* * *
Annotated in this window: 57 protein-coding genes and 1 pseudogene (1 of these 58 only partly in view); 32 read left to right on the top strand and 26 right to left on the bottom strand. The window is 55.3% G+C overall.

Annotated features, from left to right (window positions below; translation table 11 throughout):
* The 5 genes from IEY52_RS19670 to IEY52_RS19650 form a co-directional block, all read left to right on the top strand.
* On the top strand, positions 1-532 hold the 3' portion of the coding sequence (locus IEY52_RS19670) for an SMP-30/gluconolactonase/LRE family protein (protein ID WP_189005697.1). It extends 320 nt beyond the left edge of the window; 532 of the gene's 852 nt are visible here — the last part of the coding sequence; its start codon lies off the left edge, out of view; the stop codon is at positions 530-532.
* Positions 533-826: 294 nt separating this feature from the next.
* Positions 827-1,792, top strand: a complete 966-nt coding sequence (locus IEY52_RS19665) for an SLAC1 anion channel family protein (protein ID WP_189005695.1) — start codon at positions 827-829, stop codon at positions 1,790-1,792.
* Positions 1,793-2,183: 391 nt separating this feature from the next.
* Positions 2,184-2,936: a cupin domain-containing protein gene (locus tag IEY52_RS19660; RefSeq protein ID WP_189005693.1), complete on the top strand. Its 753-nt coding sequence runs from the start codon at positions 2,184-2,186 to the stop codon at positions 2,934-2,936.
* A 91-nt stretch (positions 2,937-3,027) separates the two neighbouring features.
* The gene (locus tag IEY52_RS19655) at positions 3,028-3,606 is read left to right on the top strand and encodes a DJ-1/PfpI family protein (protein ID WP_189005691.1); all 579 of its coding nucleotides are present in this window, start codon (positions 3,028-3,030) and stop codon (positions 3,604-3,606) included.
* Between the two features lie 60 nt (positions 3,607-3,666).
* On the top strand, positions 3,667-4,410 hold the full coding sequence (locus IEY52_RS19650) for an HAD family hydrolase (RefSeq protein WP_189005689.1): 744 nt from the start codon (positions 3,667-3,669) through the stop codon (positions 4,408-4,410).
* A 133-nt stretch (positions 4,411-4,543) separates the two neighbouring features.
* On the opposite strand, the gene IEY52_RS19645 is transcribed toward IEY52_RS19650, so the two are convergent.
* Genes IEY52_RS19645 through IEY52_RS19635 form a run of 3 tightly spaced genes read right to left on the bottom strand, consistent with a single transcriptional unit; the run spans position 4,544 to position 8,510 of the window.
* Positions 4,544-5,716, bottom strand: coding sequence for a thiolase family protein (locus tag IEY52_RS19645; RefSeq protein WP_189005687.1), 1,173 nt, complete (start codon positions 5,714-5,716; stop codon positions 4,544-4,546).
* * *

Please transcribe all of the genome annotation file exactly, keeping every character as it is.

Annotated in this window: 57 protein-coding genes and 1 pseudogene (1 of these 58 only partly in view); 32 read left to right on the top strand and 26 right to left on the bottom strand. The window is 55.3% G+C overall.

Annotated features, from left to right (window positions below; translation table 11 throughout):
* The 5 genes from IEY52_RS19670 to IEY52_RS19650 form a co-directional block, all read left to right on the top strand.
* On the top strand, positions 1-532 hold the 3' portion of the coding sequence (locus IEY52_RS19670) for an SMP-30/gluconolactonase/LRE family protein (protein ID WP_189005697.1). It extends 320 nt beyond the left edge of the window; 532 of the gene's 852 nt are visible here — the last part of the coding sequence; its start codon lies off the left edge, out of view; the stop codon is at positions 530-532.
* Positions 533-826: 294 nt separating this feature from the next.
* Positions 827-1,792, top strand: a complete 966-nt coding sequence (locus IEY52_RS19665) for an SLAC1 anion channel family protein (protein ID WP_189005695.1) — start codon at positions 827-829, stop codon at positions 1,790-1,792.
* Positions 1,793-2,183: 391 nt separating this feature from the next.
* Positions 2,184-2,936: a cupin domain-containing protein gene (locus tag IEY52_RS19660; RefSeq protein ID WP_189005693.1), complete on the top strand. Its 753-nt coding sequence runs from the start codon at positions 2,184-2,186 to the stop codon at positions 2,934-2,936.
* A 91-nt stretch (positions 2,937-3,027) separates the two neighbouring features.
* The gene (locus tag IEY52_RS19655) at positions 3,028-3,606 is read left to right on the top strand and encodes a DJ-1/PfpI family protein (protein ID WP_189005691.1); all 579 of its coding nucleotides are present in this window, start codon (positions 3,028-3,030) and stop codon (positions 3,604-3,606) included.
* Between the two features lie 60 nt (positions 3,607-3,666).
* On the top strand, positions 3,667-4,410 hold the full coding sequence (locus IEY52_RS19650) for an HAD family hydrolase (RefSeq protein WP_189005689.1): 744 nt from the start codon (positions 3,667-3,669) through the stop codon (positions 4,408-4,410).
* A 133-nt stretch (positions 4,411-4,543) separates the two neighbouring features.
* On the opposite strand, the gene IEY52_RS19645 is transcribed toward IEY52_RS19650, so the two are convergent.
* Genes IEY52_RS19645 through IEY52_RS19635 form a run of 3 tightly spaced genes read right to left on the bottom strand, consistent with a single transcriptional unit; the run spans position 4,544 to position 8,510 of the window.
* Positions 4,544-5,716, bottom strand: coding sequence for a thiolase family protein (locus tag IEY52_RS19645; RefSeq protein WP_189005687.1), 1,173 nt, complete (start codon positions 5,714-5,716; stop codon positions 4,544-4,546).